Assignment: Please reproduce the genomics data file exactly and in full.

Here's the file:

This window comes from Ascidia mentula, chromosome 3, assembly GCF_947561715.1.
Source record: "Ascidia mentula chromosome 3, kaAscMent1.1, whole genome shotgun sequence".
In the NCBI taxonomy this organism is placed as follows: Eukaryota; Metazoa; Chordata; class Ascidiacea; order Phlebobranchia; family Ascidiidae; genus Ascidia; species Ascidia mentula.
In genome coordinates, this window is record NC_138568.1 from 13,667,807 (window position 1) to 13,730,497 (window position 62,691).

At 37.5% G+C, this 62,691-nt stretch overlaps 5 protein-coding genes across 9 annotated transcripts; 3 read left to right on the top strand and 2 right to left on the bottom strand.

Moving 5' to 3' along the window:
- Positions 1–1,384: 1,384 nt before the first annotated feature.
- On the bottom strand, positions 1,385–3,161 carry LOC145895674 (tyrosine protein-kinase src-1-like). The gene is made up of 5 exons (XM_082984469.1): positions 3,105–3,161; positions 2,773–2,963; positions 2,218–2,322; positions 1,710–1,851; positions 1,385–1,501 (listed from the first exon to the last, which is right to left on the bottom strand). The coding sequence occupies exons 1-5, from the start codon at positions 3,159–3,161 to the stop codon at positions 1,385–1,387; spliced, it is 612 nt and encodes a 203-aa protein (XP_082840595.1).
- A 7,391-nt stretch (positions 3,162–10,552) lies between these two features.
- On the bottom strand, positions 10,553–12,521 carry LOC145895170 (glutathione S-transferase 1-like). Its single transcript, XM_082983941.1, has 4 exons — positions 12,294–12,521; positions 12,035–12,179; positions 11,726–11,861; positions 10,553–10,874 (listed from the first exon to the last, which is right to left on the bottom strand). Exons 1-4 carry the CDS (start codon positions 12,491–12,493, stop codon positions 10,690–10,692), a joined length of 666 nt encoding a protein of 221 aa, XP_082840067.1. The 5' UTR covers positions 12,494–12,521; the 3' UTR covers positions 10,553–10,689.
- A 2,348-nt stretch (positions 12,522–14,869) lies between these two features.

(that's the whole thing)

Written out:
This window comes from Ascidia mentula, chromosome 3, assembly GCF_947561715.1.
Source record: "Ascidia mentula chromosome 3, kaAscMent1.1, whole genome shotgun sequence".
In the NCBI taxonomy this organism is placed as follows: Eukaryota; Metazoa; Chordata; class Ascidiacea; order Phlebobranchia; family Ascidiidae; genus Ascidia; species Ascidia mentula.
In genome coordinates, this window is record NC_138568.1 from 13,667,807 (window position 1) to 13,730,497 (window position 62,691).

At 37.5% G+C, this 62,691-nt stretch overlaps 5 protein-coding genes across 9 annotated transcripts; 3 read left to right on the top strand and 2 right to left on the bottom strand.

Moving 5' to 3' along the window:
- Positions 1–1,384: 1,384 nt before the first annotated feature.
- On the bottom strand, positions 1,385–3,161 carry LOC145895674 (tyrosine protein-kinase src-1-like). The gene is made up of 5 exons (XM_082984469.1): positions 3,105–3,161; positions 2,773–2,963; positions 2,218–2,322; positions 1,710–1,851; positions 1,385–1,501 (listed from the first exon to the last, which is right to left on the bottom strand). The coding sequence occupies exons 1-5, from the start codon at positions 3,159–3,161 to the stop codon at positions 1,385–1,387; spliced, it is 612 nt and encodes a 203-aa protein (XP_082840595.1).
- A 7,391-nt stretch (positions 3,162–10,552) lies between these two features.
- On the bottom strand, positions 10,553–12,521 carry LOC145895170 (glutathione S-transferase 1-like). Its single transcript, XM_082983941.1, has 4 exons — positions 12,294–12,521; positions 12,035–12,179; positions 11,726–11,861; positions 10,553–10,874 (listed from the first exon to the last, which is right to left on the bottom strand). Exons 1-4 carry the CDS (start codon positions 12,491–12,493, stop codon positions 10,690–10,692), a joined length of 666 nt encoding a protein of 221 aa, XP_082840067.1. The 5' UTR covers positions 12,494–12,521; the 3' UTR covers positions 10,553–10,689.
- A 2,348-nt stretch (positions 12,522–14,869) lies between these two features.